Decoding the future of UK-India relationship - The Hindu BusinessLine
What should the UK and India be doing to lay the foundation for a possible FTA and what will the UK-India economic relationship look like post. Learn why India is an attractive import export market for U.K. businesses even though cultural complexity and diversity in India can pose challenges to U.K. Liam Fox speech on UK-India trade and investment links to business people at the Taj Hotel in London marking the start of UK-India Week.
British Raj — [ edit ] Further information: Inthe area, which included modern India, Pakistan, and Bangladesh, became "the Indian Empire" often known historically as the "British Raj" with British Monarch Queen Victoria proclaimed as " Empress of India " a title held by her successors until Partition of India created new entities out of the erstwhile British Raj: Dominion of India — [ edit ] Further information: King George VIwho as British Monarch had been " Emperor of India ", abandoned this title inand served as India's ceremonial head of state as 'King of India' in much the same way, he also served as 'King of Pakistan'.
In India became a Republic and the link with the British crown was severed. Republic of India since [ edit ] Further information: Both Britain and India have since pursued quite divergent diplomatic paths.
In particular, India became a major force within the Non-Aligned Movementwhich initially sought to avoid taking sides during the Cold War. Political and diplomatic relations between the two countries have generally been cordial but lacking in depth.
Former Indian Prime-Minister I. Gujral made a scathing assessment of Britain's relationship with India saying that the UK was a third rate power not worth cultivating. The growth of India 's multinational companies contributed greatly to UK's business and economy.
As ofIndian companies in the UK generated over 19 billion pounds. Tata group alone employed over 55, people in the UK. Discussion on a possible free-trade agreement is also in the agenda.
‘Lack of trust permeates India-U.K. bilateral ties’ - The Hindu
However, Jaitley stated that a formal dialogue on the agreement would only begin post-Brexit. Whilst many large UK companies have a presence in India, small and medium-sized British companies do not.
India hopes that the Access to India programme will not only encourage British SMES to export to India but also inspire them to manufacture in India fulfilling the aims of the Make in India initiative.
From tothe number of Indian students studying in the UK doubled from 10, to over 20, In this summit, Cameron stated that "Education is an area where India and the UK could pool some of the advantages for mutual benefit.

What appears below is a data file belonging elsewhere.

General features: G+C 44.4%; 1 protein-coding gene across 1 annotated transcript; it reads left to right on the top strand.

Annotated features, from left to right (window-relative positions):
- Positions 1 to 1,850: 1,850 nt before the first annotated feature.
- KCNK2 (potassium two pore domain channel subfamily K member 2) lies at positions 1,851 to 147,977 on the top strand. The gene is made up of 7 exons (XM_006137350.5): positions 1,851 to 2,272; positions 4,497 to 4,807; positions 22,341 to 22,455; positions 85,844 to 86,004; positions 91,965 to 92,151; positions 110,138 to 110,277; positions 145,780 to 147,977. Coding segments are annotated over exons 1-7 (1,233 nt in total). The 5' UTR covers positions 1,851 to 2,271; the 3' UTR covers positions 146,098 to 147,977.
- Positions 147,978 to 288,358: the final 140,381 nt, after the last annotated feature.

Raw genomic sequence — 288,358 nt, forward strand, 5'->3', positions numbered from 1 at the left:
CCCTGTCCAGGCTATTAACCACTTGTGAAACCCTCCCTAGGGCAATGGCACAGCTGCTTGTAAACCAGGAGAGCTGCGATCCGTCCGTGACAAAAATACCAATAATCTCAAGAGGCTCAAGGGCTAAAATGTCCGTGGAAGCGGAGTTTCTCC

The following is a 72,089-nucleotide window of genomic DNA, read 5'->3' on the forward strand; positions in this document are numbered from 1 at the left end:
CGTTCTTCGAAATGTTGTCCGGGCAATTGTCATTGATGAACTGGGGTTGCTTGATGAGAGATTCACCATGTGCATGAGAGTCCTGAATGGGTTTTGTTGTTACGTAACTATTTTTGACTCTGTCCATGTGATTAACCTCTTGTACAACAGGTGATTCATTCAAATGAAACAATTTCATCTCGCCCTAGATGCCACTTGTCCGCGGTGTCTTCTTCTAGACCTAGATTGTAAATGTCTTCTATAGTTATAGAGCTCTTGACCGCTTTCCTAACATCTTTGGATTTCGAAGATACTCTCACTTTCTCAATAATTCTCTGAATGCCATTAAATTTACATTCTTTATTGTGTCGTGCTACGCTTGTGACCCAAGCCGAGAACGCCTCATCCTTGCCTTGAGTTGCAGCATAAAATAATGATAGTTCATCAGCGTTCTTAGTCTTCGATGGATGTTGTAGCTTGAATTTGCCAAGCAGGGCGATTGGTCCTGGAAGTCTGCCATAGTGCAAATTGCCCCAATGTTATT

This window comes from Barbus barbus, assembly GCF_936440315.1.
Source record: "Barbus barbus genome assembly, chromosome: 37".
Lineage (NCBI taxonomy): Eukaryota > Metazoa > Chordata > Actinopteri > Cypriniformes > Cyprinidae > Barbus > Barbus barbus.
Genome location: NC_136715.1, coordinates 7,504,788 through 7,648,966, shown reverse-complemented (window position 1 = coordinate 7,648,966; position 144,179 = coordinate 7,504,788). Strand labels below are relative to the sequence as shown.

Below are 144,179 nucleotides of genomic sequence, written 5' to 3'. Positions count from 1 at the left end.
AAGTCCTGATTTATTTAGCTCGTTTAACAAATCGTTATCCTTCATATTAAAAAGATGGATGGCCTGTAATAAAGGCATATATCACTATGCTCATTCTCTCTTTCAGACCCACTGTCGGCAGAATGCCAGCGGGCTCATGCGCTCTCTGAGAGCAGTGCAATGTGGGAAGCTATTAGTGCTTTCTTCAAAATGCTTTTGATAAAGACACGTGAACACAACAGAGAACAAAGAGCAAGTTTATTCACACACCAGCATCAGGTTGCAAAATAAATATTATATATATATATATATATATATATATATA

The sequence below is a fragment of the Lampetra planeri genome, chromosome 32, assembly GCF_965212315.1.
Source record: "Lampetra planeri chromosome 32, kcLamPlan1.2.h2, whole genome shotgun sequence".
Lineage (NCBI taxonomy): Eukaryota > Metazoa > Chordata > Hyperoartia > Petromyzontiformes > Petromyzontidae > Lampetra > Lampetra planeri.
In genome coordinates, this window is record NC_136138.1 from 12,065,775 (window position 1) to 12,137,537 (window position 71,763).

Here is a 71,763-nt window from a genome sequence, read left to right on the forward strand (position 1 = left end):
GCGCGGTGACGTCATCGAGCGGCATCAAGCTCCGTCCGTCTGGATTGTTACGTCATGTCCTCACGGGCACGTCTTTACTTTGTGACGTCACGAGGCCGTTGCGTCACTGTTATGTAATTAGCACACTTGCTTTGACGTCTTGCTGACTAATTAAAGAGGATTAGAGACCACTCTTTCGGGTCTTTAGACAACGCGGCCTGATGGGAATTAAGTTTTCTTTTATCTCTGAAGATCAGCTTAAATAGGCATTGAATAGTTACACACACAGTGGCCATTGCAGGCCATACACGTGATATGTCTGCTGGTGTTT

We are of course here at the Taj hotel this evening to celebrate the strength of this partnership. But we are also here to look to the future and lay out our ambitions for a trading partnership that has the potential to shape the global economy.
- ‘Lack of trust permeates India-U.K. bilateral ties’
- India–United Kingdom relations
- The UK and India's future trading relationship
In particular, as we leave the European Union, there is the opportunity for both countries to enhance our partnership — opening up new sectors for business and minimising barriers to trade. For the first time in more than 4 decades, the United Kingdom will be able to fully determine its own economic destiny, through an independent trade policy.
Decoding the future of UK-India relationship
In practice, this will mean championing global free trade, and strengthening the commercial relationships that already flourish between the UK and our allies and significant trading partners. India, of course, is foremost among these. That is why we plan to increase our engagement with India.
In particular, we aim to strengthen our partnerships in the areas of energy, smart cities and financial services, whilst at the same time addressing the critical issue of skills. We tasked this working group with identifying practical ways to broaden and deepen the trade relationship between both countries, now and as we leave the EU. Officials from both countries are in the process of agreeing a sectoral roadmap, focusing on 3 sectors - life sciences, information technology, and food and drink - where there is real progress to be made on removing non-tariff barriers to trade.
These are, of course, only 3 industries. But they are only the start of the liberalisation of UK-India trade, which will create vast opportunities across each and every industry. It is hugely encouraging the way that the Indian Government and especially Minister Prabhu have supported and encouraged this initiative.
But to achieve a step-change in our trading relationship, your role — the role of business - will continue to be crucial.
I would like to issue a call to you, as those businesses who already have a lot invested in the UK-India relationship, to get in touch with the Department for International Trade. We want to understand not only the challenges that you face in increasing trade and investment - but also to work with you to overcome them. More importantly we want to know the opportunities you identify so that we can help you maximise the possibilities.
Your ideas today can become our policy tomorrow so take this chance to let us know what you believe the challenges and opportunities to be.
And by working together to meet these challenges, as governments, as business communities, as people, and as friends, we can build a brighter, more prosperous future for India, the UK and the world beyond.